In this report we describe six sporadic patients with an atypical presentation of FSHD giving rise to diagnostic difficulty. The diagnosis could only be established by DNA analysis.
The clinical features of the six patients are summarised in the table. Two patients are described in detail.
A 57 year old woman was referred to a neurologist in 1997 because she had had difficulty walking for about 6 years. Neurological examination disclosed weakness of the hamstrings. An EMG showed fibrillations, positive sharp waves, and long duration polyphasic action potentials in the biceps femoris and gastrocnemius muscles which raised the suspicion of S1 radiculopathy. However, MRI of the lumbar spine was normal. Serum creatine kinase activity was slightly increased. Computed tomography of skeletal muscles demonstrated fatty degeneration in the posterior thigh and calf muscles. Muscle biopsy from the quadriceps muscle showed some atrophic fibres with increased non-specific esterase activity and a small endomysial mononuclear cellular infiltrate. Therefore, a tentative diagnosis of spinal muscular atrophy was made. The patient was then referred to the neuromuscular unit. On neurological examination a myopathic face, without clear weakness of the facial muscles (figure), an abnormal shoulder configuration, atrophy and weakness of the lower part of the pectoralis major muscle, some winging of the left scapula, and weakness of the gluteus maximus, hamstring, and right triceps surae muscles were found. A diagnosis of FSHD was suspected, and confirmed by DNA analysis.7 Family history was negative.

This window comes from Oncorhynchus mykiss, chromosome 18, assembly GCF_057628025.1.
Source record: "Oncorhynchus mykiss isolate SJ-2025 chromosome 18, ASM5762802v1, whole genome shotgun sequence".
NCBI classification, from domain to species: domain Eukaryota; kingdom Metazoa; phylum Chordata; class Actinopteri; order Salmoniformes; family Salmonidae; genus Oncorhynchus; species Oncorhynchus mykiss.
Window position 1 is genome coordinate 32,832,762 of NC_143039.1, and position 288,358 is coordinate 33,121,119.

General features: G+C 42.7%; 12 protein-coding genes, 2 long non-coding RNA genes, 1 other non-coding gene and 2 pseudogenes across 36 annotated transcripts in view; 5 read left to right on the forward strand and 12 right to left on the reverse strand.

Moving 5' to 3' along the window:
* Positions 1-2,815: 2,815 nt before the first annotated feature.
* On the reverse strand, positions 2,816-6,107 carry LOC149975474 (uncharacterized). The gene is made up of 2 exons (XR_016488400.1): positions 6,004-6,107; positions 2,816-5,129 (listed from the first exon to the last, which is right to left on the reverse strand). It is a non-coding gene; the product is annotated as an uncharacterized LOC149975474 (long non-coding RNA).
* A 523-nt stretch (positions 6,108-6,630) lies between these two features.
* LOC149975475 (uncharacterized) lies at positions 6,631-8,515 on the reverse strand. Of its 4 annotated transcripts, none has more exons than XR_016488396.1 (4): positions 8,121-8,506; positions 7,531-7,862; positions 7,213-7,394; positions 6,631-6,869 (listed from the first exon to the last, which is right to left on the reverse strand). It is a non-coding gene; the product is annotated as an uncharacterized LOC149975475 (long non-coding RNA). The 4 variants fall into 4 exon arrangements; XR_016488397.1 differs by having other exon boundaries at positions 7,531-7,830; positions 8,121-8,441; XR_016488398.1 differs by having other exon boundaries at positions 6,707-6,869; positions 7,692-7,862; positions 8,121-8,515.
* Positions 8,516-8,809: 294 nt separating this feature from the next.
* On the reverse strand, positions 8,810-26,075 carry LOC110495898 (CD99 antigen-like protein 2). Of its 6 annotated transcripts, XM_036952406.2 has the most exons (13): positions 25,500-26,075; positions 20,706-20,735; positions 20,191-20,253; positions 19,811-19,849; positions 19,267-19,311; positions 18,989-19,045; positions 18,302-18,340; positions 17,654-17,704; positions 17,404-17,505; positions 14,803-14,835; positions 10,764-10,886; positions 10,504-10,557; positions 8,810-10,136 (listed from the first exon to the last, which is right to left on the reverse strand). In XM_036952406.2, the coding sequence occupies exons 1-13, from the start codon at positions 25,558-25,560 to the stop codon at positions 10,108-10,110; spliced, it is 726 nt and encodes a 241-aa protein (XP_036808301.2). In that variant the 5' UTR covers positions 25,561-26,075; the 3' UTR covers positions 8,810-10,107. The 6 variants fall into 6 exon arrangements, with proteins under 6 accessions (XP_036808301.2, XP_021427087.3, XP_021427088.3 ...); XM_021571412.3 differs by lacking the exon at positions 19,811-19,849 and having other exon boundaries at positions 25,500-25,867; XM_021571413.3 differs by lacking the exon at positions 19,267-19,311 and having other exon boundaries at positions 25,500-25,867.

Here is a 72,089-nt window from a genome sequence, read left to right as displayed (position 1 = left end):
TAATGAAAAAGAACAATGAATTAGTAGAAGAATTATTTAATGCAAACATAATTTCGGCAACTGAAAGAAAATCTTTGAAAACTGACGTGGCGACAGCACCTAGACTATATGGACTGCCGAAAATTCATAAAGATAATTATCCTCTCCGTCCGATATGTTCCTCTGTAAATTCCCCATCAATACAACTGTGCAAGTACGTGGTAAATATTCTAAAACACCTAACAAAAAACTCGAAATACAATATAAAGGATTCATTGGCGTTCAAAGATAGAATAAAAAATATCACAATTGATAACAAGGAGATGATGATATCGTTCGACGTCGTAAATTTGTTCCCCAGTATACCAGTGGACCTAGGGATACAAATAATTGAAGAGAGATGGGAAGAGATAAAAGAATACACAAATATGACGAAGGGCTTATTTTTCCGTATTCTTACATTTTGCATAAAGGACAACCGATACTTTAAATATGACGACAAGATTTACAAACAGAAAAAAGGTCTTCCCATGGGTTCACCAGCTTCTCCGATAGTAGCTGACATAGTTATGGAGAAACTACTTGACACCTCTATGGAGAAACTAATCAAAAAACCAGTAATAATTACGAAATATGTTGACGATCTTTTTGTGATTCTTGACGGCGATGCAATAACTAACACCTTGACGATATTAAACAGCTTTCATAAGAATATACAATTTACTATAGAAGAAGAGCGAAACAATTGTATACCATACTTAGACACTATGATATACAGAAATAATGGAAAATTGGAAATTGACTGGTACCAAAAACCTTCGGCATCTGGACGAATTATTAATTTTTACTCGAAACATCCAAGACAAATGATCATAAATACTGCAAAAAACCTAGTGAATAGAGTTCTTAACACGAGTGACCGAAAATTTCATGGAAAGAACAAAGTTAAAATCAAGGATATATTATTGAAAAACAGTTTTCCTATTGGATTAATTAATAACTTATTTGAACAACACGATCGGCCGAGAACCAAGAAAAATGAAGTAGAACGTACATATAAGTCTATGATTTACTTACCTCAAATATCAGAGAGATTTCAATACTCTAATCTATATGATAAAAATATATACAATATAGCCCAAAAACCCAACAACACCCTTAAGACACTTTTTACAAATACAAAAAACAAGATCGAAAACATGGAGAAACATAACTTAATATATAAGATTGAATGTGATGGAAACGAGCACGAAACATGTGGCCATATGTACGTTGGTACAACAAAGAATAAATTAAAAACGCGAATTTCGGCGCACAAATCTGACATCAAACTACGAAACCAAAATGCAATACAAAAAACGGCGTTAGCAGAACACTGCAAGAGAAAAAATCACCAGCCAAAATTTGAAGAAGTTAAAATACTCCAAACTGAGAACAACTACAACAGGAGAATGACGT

A 55 year old man was referred to a neurologist for foot pain and inability to walk on his toes for 4 to 5 years. On examination, thoracic kyphosis and mild weakness of the biceps and triceps brachii and calf muscles were demonstrated. Serum creatine kinase activity was normal. An EMG showed predominantly myopathic changes in the proximal arm and leg muscles.
The patient was referred to the neuromuscular centre. On examination he had no myopathic face but blowing his cheeks was not very forceful. Raising his arms disclosed an abnormal posture of the shoulders, and there was mild asymmetric weakness of both triceps brachii, and right deltoid muscles, and plantar flexors of the foot. Computed tomography of the skeletal muscles disclosed asymmetric fatty degeneration of latissimus dorsi, serratus anterior, rectus femoris, semimembranosus, and calf muscles. A diagnosis of FSHD was entertained, and confirmed by DNA analysis. Family history was negative.